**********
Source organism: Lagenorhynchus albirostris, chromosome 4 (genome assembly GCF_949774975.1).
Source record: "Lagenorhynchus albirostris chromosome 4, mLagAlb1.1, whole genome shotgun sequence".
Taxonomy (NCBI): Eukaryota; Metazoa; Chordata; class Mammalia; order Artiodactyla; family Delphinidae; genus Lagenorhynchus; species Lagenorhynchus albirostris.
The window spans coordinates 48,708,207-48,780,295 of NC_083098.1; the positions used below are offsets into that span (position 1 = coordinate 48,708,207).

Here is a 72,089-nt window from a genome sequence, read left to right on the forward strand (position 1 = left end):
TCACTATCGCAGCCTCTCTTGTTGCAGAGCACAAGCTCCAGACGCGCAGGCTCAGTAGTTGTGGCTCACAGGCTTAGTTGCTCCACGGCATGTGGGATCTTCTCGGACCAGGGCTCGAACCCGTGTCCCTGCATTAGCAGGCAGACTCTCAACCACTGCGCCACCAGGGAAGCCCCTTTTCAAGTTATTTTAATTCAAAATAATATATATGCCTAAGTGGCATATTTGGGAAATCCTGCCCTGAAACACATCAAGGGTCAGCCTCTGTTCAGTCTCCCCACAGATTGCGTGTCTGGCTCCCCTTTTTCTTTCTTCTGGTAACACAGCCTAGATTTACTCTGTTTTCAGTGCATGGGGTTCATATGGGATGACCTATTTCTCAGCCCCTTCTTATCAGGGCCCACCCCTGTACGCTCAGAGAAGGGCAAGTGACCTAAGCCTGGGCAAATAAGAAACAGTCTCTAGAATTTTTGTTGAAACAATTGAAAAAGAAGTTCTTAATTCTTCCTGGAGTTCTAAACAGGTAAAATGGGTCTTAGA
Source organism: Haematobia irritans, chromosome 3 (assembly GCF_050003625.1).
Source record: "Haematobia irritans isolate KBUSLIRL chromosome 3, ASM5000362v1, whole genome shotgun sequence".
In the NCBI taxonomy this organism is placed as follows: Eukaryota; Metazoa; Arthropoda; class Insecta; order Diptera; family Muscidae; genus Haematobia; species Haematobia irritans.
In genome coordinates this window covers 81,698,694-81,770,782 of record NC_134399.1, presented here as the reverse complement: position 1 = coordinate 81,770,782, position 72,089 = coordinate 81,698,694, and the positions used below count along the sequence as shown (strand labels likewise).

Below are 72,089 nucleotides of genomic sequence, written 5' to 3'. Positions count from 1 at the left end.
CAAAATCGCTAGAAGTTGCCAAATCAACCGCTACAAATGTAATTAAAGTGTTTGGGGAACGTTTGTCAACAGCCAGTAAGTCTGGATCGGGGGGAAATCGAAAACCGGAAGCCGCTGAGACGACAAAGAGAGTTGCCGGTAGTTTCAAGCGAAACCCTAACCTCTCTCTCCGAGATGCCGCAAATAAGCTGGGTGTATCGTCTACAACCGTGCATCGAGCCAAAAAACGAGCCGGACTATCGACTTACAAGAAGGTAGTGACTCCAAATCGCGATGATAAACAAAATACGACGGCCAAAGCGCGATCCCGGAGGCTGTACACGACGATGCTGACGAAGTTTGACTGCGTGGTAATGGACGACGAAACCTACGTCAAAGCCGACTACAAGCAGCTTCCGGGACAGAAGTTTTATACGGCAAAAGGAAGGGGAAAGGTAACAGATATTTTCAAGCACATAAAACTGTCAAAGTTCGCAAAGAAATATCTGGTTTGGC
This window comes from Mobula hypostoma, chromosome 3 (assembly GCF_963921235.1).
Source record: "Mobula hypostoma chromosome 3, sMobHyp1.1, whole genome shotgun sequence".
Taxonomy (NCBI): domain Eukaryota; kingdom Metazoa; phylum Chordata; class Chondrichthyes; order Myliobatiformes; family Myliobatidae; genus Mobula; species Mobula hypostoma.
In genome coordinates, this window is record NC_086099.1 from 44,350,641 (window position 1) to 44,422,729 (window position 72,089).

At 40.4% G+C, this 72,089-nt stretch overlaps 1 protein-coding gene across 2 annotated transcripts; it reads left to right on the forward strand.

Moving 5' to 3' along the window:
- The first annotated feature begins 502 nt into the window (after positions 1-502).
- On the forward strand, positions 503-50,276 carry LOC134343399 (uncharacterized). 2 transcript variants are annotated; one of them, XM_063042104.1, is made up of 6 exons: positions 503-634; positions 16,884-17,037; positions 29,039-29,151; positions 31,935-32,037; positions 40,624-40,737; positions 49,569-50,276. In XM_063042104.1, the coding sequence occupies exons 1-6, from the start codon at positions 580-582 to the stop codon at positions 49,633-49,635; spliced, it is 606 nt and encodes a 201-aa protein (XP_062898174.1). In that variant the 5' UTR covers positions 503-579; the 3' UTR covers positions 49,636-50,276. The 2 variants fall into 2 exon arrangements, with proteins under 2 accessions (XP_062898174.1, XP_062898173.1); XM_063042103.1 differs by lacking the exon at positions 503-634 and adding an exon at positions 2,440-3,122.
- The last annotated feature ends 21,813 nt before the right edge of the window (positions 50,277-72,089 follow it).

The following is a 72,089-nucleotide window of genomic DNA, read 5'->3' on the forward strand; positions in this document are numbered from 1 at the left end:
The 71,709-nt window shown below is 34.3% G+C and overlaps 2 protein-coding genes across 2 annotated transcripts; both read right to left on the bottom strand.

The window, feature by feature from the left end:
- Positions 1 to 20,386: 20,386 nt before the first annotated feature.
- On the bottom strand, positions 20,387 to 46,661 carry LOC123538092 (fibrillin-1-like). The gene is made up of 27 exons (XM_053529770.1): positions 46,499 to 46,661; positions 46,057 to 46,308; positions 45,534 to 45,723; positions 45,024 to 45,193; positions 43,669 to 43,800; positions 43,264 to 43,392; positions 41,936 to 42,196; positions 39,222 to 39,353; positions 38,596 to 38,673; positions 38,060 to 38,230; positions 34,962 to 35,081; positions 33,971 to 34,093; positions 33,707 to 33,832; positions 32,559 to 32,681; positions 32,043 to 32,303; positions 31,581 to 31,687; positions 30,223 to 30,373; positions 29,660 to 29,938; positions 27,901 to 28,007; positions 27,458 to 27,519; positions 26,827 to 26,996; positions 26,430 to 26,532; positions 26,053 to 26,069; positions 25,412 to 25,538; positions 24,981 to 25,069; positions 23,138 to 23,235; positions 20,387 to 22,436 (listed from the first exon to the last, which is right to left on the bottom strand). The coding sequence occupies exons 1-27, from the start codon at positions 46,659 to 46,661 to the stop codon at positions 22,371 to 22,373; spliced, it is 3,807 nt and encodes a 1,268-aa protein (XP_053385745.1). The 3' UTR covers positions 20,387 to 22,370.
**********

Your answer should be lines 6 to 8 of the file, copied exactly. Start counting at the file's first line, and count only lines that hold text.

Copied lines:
TCACTATCGCAGCCTCTCTTGTTGCAGAGCACAAGCTCCAGACGCGCAGGCTCAGTAGTTGTGGCTCACAGGCTTAGTTGCTCCACGGCATGTGGGATCTTCTCGGACCAGGGCTCGAACCCGTGTCCCTGCATTAGCAGGCAGACTCTCAACCACTGCGCCACCAGGGAAGCCCCTTTTCAAGTTATTTTAATTCAAAATAATATATATGCCTAAGTGGCATATTTGGGAAATCCTGCCCTGAAACACATCAAGGGTCAGCCTCTGTTCAGTCTCCCCACAGATTGCGTGTCTGGCTCCCCTTTTTCTTTCTTCTGGTAACACAGCCTAGATTTACTCTGTTTTCAGTGCATGGGGTTCATATGGGATGACCTATTTCTCAGCCCCTTCTTATCAGGGCCCACCCCTGTACGCTCAGAGAAGGGCAAGTGACCTAAGCCTGGGCAAATAAGAAACAGTCTCTAGAATTTTTGTTGAAACAATTGAAAAAGAAGTTCTTAATTCTTCCTGGAGTTCTAAACAGGTAAAATGGGTCTTAGA
Source organism: Haematobia irritans, chromosome 3 (assembly GCF_050003625.1).
Source record: "Haematobia irritans isolate KBUSLIRL chromosome 3, ASM5000362v1, whole genome shotgun sequence".